Simulation of external pass-by noise
An important optimizing goal of the vehicle development process is minimizing the noise emission during pass-by of the vehicle. Already at an early stage of development the overall noise level is predicted, in the simplest approach as the energy sum of several noise sources like muzzle noise, drive train noise and tire-road-noise.
To obtain a more accurate prediction, the contributions of coherently interfering noise sources like intake muzzle noise and muffler muzzle noise are superimposed. For this purpose, in addition to the measurement of the required noise source information, transfer functions (TFs) between noise sources and microphones of the pass-by test are determined via a transfer path analysis.
Instead of expensive measurements, the TFs can be simulated using the boundary element analysis (BEA) method. For this, the outer surface of the vehicle is meshed with shell elements adapted to the acoustic wave length (top figure). Because only frequencies up to 300 [Hz] were of interest, a rather coarse surface mesh was adequate. Monopole sources are positioned at the relevant noise sources. The result of the BEA simulation is the sound field distribution on the vehicle surface and in the exterior space (middle figure). The frequency dependent sound pressure at the positions of the microphones results in the desired TFs.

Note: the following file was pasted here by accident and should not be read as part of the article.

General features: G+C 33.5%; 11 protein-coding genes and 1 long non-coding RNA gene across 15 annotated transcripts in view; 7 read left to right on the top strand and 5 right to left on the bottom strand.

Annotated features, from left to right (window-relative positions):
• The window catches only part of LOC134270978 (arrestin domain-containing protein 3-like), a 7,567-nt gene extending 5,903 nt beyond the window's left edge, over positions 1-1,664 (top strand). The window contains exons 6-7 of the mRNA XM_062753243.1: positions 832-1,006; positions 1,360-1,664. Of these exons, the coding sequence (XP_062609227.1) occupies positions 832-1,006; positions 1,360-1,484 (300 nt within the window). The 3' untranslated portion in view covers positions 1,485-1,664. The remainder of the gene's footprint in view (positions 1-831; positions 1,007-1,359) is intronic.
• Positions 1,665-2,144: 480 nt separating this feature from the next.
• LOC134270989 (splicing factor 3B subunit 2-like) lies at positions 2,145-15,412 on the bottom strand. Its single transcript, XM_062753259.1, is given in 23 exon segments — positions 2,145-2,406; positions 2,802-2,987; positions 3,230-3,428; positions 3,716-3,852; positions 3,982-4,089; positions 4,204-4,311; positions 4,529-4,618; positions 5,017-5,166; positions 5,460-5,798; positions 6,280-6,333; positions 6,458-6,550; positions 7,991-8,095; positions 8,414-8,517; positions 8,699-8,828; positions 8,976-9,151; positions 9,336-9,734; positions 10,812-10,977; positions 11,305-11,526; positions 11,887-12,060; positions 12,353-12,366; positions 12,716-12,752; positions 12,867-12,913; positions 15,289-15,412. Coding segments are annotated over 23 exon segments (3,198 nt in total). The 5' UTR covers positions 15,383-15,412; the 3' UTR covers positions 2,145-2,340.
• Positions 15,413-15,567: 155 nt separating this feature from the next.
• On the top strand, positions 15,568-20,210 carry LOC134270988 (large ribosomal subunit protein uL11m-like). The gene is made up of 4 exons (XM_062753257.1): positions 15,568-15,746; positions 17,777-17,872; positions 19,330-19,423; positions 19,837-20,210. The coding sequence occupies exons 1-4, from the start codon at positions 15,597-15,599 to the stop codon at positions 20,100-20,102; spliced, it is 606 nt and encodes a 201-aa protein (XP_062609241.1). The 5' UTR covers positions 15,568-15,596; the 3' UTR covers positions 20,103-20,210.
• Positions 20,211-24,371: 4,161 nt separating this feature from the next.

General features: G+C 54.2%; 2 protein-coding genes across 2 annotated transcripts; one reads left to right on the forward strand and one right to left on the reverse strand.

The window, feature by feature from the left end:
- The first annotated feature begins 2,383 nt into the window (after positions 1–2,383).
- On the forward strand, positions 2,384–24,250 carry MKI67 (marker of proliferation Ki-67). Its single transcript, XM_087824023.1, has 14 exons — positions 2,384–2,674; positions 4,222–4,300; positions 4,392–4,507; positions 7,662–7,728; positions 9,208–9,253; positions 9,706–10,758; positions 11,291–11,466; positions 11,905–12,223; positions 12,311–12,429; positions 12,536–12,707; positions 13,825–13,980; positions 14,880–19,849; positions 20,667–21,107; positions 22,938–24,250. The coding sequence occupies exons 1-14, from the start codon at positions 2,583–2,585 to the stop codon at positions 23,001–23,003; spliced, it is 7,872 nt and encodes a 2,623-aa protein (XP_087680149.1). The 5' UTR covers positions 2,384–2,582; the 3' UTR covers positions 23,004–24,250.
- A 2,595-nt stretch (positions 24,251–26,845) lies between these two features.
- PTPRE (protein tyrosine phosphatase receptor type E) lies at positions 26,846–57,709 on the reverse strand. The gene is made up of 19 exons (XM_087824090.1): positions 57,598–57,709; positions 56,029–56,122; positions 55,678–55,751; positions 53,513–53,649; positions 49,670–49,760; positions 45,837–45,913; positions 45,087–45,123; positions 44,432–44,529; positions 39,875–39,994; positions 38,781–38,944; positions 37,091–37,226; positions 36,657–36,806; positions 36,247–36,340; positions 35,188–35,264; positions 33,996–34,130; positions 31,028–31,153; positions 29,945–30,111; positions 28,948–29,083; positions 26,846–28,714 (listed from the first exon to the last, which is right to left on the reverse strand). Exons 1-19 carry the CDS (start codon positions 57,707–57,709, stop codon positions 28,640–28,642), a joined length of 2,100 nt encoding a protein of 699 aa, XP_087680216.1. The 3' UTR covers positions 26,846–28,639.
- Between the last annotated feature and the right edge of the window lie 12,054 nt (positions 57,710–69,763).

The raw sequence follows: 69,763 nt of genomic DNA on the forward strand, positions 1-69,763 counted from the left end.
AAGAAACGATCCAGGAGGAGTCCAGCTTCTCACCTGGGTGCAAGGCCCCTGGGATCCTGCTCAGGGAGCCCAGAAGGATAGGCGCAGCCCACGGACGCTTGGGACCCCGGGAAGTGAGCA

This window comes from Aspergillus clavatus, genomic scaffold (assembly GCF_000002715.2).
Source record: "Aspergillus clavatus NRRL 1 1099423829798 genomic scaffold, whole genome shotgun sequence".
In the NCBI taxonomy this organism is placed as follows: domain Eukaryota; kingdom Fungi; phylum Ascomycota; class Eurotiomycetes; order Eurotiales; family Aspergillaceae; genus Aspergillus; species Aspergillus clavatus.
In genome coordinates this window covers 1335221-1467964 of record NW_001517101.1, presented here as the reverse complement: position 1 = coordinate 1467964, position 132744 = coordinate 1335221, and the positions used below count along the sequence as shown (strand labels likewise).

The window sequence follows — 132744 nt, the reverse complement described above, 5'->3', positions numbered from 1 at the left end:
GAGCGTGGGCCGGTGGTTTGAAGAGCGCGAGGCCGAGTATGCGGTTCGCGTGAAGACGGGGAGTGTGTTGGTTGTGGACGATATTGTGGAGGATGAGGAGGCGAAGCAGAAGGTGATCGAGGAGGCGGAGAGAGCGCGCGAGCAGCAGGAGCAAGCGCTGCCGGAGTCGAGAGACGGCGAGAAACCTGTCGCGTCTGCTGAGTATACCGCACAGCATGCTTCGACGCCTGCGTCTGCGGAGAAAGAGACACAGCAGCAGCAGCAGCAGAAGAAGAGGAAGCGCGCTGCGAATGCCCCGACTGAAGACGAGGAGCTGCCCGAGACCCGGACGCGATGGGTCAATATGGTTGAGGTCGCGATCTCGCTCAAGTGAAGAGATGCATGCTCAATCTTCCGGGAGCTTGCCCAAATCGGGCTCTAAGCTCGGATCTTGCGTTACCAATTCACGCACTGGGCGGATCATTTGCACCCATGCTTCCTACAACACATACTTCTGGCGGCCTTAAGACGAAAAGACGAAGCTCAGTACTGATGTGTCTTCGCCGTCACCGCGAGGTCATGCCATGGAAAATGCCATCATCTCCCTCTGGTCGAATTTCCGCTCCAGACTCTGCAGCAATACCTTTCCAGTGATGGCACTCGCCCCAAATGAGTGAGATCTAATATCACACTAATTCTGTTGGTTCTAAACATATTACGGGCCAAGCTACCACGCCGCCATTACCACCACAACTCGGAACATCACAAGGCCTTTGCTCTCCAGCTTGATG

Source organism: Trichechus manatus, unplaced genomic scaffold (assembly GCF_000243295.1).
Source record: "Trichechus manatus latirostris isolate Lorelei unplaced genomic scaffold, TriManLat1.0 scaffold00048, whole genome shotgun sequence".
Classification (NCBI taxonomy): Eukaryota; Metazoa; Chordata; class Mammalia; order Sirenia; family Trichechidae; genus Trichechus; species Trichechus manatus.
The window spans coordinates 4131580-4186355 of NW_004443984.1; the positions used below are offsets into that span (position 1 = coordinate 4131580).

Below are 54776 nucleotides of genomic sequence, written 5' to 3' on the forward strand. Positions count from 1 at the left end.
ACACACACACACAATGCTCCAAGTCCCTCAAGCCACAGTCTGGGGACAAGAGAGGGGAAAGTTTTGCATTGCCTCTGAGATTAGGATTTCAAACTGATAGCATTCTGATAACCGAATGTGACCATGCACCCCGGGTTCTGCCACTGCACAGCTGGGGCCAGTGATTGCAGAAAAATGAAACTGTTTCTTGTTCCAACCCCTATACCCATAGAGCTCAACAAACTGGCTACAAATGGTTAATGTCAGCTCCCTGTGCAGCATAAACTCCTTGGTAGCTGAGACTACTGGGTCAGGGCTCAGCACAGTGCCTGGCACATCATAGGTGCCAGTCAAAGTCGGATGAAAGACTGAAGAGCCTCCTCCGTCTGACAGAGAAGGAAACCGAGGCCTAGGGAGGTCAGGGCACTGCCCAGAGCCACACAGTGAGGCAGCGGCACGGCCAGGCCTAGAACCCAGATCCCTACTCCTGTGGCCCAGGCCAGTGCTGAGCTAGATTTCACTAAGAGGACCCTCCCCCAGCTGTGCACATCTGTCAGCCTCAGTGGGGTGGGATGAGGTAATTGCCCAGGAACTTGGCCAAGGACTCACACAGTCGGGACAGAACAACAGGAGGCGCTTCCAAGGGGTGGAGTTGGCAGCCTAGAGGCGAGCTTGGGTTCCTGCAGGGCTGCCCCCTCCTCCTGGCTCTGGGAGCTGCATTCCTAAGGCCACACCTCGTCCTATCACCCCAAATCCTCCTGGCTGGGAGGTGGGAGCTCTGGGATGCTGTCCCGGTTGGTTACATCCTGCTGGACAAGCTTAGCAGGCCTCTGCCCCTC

The bottom figure shows the comparison between simulated and measured TFs from the intake muzzle to some of the microphones of the pass-by test. The functions from simulation and measurement show very similar characteristics. The observed slight frequency shifts of the maxima and minima are insignificant for the assessment of third octave levels and of the total level.
In combination with the time dependent vehicle position and the motor speed dependent noise source data, the simulated TFs are used to predict the noise levels during the pass-by of the vehicle.
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BEA mesh of the vehicle
Horizontal sound field distribution due to monopole excitation at the muffler muzzle at 115 [Hz]
Transfer functions (TFs) from intake muzzle to microphones as result from simulation (top) and measurement (bottom)